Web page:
Yes, the exchange is mandatory. As a result of the merger of a subsidiary of Chevron Corporation (“Chevron”) into Noble Energy, Inc. (“Noble Energy”), all shares of Noble Energy common stock have been automatically canceled and converted into the right to receive 0.1191 of a share of validly issued, fully paid and non-assessable shares of Chevron common stock for each share of Noble Energy common stock and cash, without interest, in lieu of any fractional shares of Chevron common stock. Shares of Noble Energy common stock have stopped trading and can no longer be transferred.
Who do I contact to exchange my Noble Energy shares?
You can contact Computershare as follows:
From within the U.S., U.S, territories and Canada: 1-800-368-8357
From outside the U.S., U.S, territories and Canada: 1-201-680-6578
Computershare Trust Company, N.A.
P.O. Box 505004
Louisville, KY 40233-5004
By Overnight Courier or By Hand:
Computershare Trust Company, N.A.
462 South Fourth Street, Suite 1600
Louisville, KY 40202
Do not send your stock certificates to Noble Energy, Inc. or Chevron Corporation.
What if I can’t locate all of my Noble Energy stock certificates?
Contact Computershare as provided above for further instructions.
Where can I find the Form 8937 (Report of Organizational Actions Affecting Basis of Securities)?
You can find it here.
Where can I find the Issue Price Determination and IRS Form 8937 related to the exchange of debt issued by Noble Energy, Inc. for new debt issued by Chevron?
You can find them here:
What are the material U.S. federal income tax consequences of the merger?
The merger is intended to qualify as a “reorganization” within the meaning of Section 368(a) of the Internal Revenue Code of 1986, as amended, and Chevron and Noble Energy intend to report the merger consistent with such qualification. In such a case, a U.S. holder of Noble Energy common stock generally would not recognize any gain or loss for U.S. federal income tax purposes upon the exchange of Noble Energy common stock for Chevron common stock (except with respect to any cash received in lieu of a fractional share of Chevron common stock). A U.S. holder who receives cash instead of a fractional share of Chevron common stock generally will be treated as having received such fractional share pursuant to the merger, and then as having sold such fractional share for cash. Gain or loss generally will be recognized based on the difference between the amount of such cash received and the portion of the U.S. holder’s aggregate adjusted tax basis of its Noble Energy common stock surrendered that is allocable to the fractional share of Chevron common stock.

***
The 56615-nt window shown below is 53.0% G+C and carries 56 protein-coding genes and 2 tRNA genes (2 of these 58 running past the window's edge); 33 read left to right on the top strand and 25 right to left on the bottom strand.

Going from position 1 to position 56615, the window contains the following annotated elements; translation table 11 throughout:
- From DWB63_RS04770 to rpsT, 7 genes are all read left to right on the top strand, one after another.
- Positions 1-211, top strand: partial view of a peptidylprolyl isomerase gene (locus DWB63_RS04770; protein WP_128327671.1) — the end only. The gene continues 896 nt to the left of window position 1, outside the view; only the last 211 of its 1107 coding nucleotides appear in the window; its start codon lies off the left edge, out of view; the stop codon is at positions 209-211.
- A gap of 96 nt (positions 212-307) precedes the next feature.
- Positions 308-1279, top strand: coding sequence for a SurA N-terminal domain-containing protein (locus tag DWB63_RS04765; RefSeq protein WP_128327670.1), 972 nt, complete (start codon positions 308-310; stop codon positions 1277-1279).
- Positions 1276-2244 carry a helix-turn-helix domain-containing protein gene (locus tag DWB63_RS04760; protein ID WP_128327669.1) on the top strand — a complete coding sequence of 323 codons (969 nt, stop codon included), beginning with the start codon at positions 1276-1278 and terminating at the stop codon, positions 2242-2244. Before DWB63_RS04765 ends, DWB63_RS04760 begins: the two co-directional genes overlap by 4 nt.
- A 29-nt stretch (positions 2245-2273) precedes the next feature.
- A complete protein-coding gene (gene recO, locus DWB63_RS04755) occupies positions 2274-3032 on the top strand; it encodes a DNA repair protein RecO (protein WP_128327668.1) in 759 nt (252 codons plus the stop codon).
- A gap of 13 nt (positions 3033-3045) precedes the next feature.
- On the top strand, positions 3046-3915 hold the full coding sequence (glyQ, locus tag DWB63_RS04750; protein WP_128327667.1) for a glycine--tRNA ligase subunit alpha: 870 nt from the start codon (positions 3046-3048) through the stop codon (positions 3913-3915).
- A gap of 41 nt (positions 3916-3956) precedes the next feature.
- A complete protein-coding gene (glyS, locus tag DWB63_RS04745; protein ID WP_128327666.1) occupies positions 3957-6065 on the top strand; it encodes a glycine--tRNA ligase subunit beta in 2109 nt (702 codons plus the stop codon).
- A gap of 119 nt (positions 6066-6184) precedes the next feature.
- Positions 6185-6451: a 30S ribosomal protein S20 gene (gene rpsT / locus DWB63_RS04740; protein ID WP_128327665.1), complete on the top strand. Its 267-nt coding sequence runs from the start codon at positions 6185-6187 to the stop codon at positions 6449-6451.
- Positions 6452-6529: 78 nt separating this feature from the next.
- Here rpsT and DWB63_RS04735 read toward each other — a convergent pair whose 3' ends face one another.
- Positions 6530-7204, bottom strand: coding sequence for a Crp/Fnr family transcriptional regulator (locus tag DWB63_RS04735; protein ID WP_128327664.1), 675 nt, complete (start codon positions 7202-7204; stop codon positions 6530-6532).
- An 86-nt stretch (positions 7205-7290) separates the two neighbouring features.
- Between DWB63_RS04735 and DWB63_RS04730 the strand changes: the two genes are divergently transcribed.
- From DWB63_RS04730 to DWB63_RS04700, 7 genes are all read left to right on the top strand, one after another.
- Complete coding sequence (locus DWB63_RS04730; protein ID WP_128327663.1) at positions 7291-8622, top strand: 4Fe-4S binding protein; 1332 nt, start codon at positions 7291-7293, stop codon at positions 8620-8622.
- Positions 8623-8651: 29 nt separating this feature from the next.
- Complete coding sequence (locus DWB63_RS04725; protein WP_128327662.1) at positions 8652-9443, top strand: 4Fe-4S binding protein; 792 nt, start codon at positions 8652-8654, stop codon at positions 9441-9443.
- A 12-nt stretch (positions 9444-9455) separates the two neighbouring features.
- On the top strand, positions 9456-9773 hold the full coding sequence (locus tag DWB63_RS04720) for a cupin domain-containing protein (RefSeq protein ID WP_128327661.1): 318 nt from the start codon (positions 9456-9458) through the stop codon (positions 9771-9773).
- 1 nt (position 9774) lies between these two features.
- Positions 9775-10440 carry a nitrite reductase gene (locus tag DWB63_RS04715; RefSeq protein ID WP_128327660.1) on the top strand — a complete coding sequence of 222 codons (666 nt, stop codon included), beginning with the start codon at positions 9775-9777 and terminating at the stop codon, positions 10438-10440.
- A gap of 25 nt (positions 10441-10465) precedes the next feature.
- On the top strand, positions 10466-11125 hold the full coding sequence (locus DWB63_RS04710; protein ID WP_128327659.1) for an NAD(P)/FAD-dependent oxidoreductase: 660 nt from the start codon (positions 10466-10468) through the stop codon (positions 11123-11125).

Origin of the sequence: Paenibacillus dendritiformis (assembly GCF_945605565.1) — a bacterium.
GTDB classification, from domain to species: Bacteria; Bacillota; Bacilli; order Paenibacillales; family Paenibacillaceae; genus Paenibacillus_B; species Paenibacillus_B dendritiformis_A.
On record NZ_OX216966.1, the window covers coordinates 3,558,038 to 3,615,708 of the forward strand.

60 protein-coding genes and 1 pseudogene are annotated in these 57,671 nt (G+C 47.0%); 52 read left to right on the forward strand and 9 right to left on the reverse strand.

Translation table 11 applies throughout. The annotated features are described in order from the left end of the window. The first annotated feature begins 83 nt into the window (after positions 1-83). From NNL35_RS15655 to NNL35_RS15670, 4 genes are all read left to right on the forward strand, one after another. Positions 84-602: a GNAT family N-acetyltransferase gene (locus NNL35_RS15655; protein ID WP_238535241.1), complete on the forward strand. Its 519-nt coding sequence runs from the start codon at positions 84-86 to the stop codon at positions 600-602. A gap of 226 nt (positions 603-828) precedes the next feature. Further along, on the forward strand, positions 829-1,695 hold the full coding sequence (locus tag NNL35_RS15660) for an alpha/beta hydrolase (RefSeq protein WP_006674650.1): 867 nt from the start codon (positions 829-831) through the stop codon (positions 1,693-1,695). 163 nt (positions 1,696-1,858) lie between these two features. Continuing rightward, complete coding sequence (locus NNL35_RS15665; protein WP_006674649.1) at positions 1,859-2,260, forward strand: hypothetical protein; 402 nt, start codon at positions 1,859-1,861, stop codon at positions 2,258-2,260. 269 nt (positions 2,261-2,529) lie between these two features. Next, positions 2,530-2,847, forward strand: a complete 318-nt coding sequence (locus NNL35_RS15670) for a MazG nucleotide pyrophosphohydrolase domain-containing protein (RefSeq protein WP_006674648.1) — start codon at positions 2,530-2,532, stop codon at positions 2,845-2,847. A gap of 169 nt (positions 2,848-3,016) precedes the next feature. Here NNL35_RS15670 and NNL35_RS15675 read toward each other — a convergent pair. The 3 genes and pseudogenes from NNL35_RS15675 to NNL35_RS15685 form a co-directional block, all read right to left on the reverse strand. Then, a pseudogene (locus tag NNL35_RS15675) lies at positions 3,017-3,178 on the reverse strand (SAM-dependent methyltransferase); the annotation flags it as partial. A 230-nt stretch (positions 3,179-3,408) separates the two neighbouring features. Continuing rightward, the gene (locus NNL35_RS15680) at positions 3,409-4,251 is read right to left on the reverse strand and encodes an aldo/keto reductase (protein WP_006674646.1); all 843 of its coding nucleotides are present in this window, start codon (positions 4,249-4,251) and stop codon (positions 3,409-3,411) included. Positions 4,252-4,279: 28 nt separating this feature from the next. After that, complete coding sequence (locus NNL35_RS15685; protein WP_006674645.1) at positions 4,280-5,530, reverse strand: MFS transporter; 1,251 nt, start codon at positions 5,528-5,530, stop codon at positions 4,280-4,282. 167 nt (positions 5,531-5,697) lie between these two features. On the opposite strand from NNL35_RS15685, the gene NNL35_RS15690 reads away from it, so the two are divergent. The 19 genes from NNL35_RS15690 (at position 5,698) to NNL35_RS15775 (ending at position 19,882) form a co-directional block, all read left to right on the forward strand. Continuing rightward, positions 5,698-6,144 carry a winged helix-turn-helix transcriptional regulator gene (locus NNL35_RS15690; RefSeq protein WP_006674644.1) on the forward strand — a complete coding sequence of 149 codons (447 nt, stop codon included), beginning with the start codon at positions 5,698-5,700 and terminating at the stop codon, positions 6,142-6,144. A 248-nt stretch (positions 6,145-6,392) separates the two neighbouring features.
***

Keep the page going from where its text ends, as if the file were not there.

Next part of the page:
Such treatment depends, in part, upon the conclusion that Noble Energy’s outstanding debentures maturing in 2097 (the “Debentures”) constitute indebtedness, and not equity, for U.S. federal income tax purposes. Noble Energy believes that under current law the Debentures constitute indebtedness for U.S. federal income tax purposes, has consistently reported the Debentures as indebtedness for U.S. federal income tax purposes on its U.S. federal income tax returns and has otherwise treated the Debentures consistently with such characterization. The matter is not, however, free from doubt, and there is no controlling authority on the question. If the Internal Revenue Service were successfully to assert that the Debentures constitute equity rather than indebtedness for U.S. federal income tax purposes, the merger would generally be treated as a taxable transaction in which U.S. holders of Noble Energy common stock would recognize gain or loss for U.S. federal income tax purposes.
You are strongly urged to consult with a tax advisor to determine the particular U.S. federal, state or local or non-U.S. income or other tax consequences of the merger to you.
What do I do if I still have Unocal shares?
You should exchange your Unocal shares for Chevron shares. As a result of the merger, Unocal shares are no longer traded on any exchange. You need to contact Computershare at 1-800-368-8357 to exchange your Unocal shares and receive Chevron shares:
What do I do if I cannot locate my Unocal stock certificate(s)?
You can still exchange your Unocal shares. Contact Computershare at +1 800.368.8357 for assistance.
How many Chevron shares will I receive?
Unocal stockholders who need to exchange their shares will receive 0.618 of a share of Chevron common stock and $27.60 in cash for each share of Unocal common stock.
What happens if I do not exchange my Unocal shares?
Unocal shares are no longer traded on any exchange. If you do not exchange your Unocal shares, your assets will be turned over to the state your shares are registered to under the abandoned property laws and you must deal directly with the appropriate state to reclaim your assets.
Where can I find information regarding the tax consequences of the Chevron-Unocal merger?
Stockholders are urged to consult with their tax advisors regarding the tax consequences of the merger to them, including the effects of United States federal, state and local, foreign and other tax laws. You may want to read the section "Material Federal Income Tax Consequences of the Merger" in the June 29, 2005 proxy statement/prospectus that Unocal Corporation provided to Unocal Stockholders.